Masters of cinema: "The movie brats"
Time: 10:30 - 13:00
This course will be delivered online. See the ‘What is the course about?’ section in course details for more information.
Course Code: HF065
Duration: 2 sessions (over 2 weeks)
What is the course about?
This online film studies course is about the way Francis Ford Coppola enhanced the mainstream while Steven Spielberg and George Lucas rebranded it. Scorsese courageously strode off into his own territory.
The studios had lost their way and didn’t know what the new audiences wanted. Nor did the audience but they knew it when they saw it. In desperation, the major studios began greenlighting off-beat pictures by younger filmmakers—Martin Scorsese's Mean Streets, George Lucas' American Graffiti—and even, on occasion, entrusting a big-budget movie to an untested director. One happy result was The Godfather (1972), made by 33-year-old Francis Ford Coppola. These directors were sometimes, derisively, called Movie Brats, but what they were was a kind of American New Wave, a homegrown version of France's Nouvelle Vague, which had a decade earlier overthrown the hidebound traditions of its own country's film industry. The French revolutionaries had grown up admiring American movies. And now, the reverse was happening.
This is a live online course. You will need:
- Internet connection. The classes work best with Chrome.
- A computer with microphone and camera is best (e.g. a PC/laptop/iMac/MacBook), or a tablet/iPad/smart phone/iPhone if you don't have a computer.
We will contact you with joining instructions before your course starts.
What will we cover?
Biographies of directors and films: Scorsese’s vibrant use of New York locations with a fluid energetic visual style, expressing a fascination with criminal subculture’s disturbed male protagonists and graphic violence. In Taxi Driver these flourishes were accompanied by a topical, incendiary script, written by a troubled Paul Schrader in just ten days, to ‘exorcise the evil I felt within me’.
The Godfather, at once an art film and a commercial blockbuster, marks the end of a classical Hollywood era. Marlon Brando’s operatic Don Corleone stands for everything about old Hollywood that the movie brat Coppola aspired to.
Brian De Palma re-made Hitchcock in a wonderfully lurid fashion.
George Lucas’s inspiration was to make a film on the scale of David O. Selznick as directed by David Lean but with content they would barely recognise as children’s entertainment.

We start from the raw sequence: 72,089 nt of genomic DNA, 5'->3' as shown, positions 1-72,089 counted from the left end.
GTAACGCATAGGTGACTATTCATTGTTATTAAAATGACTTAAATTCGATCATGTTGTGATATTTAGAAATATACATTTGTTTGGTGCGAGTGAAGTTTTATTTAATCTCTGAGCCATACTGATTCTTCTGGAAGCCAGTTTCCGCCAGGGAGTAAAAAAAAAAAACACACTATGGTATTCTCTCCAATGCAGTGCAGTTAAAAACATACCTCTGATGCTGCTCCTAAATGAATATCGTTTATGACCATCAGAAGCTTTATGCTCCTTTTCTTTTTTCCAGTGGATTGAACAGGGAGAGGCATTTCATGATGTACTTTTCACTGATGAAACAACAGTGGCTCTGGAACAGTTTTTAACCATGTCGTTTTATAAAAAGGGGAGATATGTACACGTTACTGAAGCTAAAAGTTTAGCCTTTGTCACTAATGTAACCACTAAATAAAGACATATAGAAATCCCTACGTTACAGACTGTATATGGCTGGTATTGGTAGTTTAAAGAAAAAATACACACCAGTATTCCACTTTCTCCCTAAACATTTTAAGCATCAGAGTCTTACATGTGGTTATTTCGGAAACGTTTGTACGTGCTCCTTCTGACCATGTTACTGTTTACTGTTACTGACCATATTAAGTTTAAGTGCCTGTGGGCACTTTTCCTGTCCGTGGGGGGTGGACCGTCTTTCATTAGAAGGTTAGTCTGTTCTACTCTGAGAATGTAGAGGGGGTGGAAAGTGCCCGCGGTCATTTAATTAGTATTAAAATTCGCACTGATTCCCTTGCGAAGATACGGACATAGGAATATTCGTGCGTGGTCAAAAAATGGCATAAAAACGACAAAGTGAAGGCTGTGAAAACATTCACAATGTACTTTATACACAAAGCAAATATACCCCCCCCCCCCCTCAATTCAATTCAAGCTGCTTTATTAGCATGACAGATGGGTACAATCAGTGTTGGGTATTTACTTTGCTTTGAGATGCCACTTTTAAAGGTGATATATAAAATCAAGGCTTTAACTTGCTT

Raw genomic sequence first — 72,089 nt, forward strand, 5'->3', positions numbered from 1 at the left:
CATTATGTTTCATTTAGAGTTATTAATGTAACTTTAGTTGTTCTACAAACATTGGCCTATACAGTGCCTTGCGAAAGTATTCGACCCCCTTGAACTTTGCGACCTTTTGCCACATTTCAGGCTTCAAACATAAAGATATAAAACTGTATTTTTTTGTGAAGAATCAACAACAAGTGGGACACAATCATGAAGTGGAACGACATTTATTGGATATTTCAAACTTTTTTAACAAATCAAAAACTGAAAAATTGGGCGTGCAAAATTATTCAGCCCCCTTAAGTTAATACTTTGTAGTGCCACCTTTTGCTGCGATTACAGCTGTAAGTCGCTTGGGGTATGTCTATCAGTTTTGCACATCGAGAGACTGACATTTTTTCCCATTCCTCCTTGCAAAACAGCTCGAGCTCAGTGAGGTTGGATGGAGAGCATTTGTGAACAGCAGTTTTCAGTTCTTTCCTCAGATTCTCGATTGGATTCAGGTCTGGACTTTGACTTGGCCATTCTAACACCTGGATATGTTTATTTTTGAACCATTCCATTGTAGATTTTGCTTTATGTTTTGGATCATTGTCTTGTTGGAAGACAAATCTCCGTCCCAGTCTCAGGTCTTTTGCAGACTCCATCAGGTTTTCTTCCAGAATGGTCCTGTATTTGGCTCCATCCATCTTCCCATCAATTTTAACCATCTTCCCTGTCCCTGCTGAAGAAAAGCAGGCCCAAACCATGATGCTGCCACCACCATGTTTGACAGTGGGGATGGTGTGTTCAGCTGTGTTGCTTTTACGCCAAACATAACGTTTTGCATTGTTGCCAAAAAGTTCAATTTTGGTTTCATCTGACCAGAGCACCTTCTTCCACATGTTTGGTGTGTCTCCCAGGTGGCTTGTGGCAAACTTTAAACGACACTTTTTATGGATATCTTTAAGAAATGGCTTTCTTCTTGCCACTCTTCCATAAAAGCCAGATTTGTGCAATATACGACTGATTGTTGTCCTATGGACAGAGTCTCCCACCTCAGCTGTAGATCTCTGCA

Steven Spielberg changed all the rules once again with Jaws in 1975, then Lucas with Star Wars in 1977. They were now the new Hollywood establishment.
What will I achieve?
By the end of this course you should be able to...
Distinguish the conditions that fostered the ‘movie brats’ in the new Hollywood they helped to create.
Describe the stories behind each of the key directors and their films and how these directors contributed to the 'New Hollywood'.
What level is the course and do I need any particular skills?
All levels. This is a course for anyone interested in viewing and discussing cinema.
How will I be taught, and will there be any work outside the class?
Short lecture illustrated with film clips, followed by discussion in ‘breakout rooms’. No outside class work.
Are there any other costs? Is there anything I need to bring?
No further costs. The tutor will supply all films/extracts. Please bring pad or device to take notes during lectures.
Recommended (but purely optional) reading: Easy Riders, Raging Bulls…Saved Hollywood - Peter Biskind.
When I've finished, what course can I do next?
See our film studies classes under History, Culture and Writing/film studies at www.citylit.ac.uk.
John Wischmeyer (MA in Film Theory) set up, ran and programmed his own cinema in West London and has since taught film studies at the former Gainsborough studio, the BFI and City Lit since 1999, Hitchcock’s centenary year. John has covered a wide range film topics under the banner ‘Cinema Investigates America’ and has a particular interest in and considerable knowledge of Hitchcock, Hollywood studios, American independent cinema and film noir, film technique and style.
Please note: We reserve the right to change our tutors from those advertised. This happens rarely, but if it does, we are unable to refund fees due to this. Our tutors may have different teaching styles; however we guarantee a consistent quality of teaching in all our courses.